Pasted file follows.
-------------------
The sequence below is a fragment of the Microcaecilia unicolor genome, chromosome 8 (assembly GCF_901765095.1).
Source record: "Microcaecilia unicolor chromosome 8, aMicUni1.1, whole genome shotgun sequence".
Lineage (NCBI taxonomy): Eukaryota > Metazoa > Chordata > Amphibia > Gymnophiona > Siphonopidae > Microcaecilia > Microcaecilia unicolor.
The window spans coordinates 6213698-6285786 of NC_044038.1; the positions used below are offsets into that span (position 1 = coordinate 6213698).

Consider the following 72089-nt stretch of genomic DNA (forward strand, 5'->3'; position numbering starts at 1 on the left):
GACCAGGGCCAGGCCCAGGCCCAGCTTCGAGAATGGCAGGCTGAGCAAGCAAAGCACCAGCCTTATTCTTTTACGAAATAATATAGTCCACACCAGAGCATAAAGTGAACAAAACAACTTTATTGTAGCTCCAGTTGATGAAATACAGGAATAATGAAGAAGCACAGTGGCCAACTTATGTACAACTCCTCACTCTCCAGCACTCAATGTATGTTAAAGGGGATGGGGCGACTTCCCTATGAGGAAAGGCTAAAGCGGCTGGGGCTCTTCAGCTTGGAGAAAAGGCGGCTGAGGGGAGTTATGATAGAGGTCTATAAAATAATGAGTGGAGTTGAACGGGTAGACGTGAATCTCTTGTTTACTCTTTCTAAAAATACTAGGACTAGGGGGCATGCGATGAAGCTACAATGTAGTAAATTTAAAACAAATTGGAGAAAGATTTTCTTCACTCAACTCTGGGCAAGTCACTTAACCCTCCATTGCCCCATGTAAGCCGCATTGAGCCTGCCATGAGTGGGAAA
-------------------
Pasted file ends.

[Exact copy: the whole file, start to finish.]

The sequence below is a fragment of the Microcaecilia unicolor genome, chromosome 8 (assembly GCF_901765095.1).
Source record: "Microcaecilia unicolor chromosome 8, aMicUni1.1, whole genome shotgun sequence".
Lineage (NCBI taxonomy): Eukaryota > Metazoa > Chordata > Amphibia > Gymnophiona > Siphonopidae > Microcaecilia > Microcaecilia unicolor.
The window spans coordinates 6213698-6285786 of NC_044038.1; the positions used below are offsets into that span (position 1 = coordinate 6213698).

Consider the following 72089-nt stretch of genomic DNA (forward strand, 5'->3'; position numbering starts at 1 on the left):
GACCAGGGCCAGGCCCAGGCCCAGCTTCGAGAATGGCAGGCTGAGCAAGCAAAGCACCAGCCTTATTCTTTTACGAAATAATATAGTCCACACCAGAGCATAAAGTGAACAAAACAACTTTATTGTAGCTCCAGTTGATGAAATACAGGAATAATGAAGAAGCACAGTGGCCAACTTATGTACAACTCCTCACTCTCCAGCACTCAATGTATGTTAAAGGGGATGGGGCGACTTCCCTATGAGGAAAGGCTAAAGCGGCTGGGGCTCTTCAGCTTGGAGAAAAGGCGGCTGAGGGGAGTTATGATAGAGGTCTATAAAATAATGAGTGGAGTTGAACGGGTAGACGTGAATCTCTTGTTTACTCTTTCTAAAAATACTAGGACTAGGGGGCATGCGATGAAGCTACAATGTAGTAAATTTAAAACAAATTGGAGAAAGATTTTCTTCACTCAACTCTGGGCAAGTCACTTAACCCTCCATTGCCCCATGTAAGCCGCATTGAGCCTGCCATGAGTGGGAAA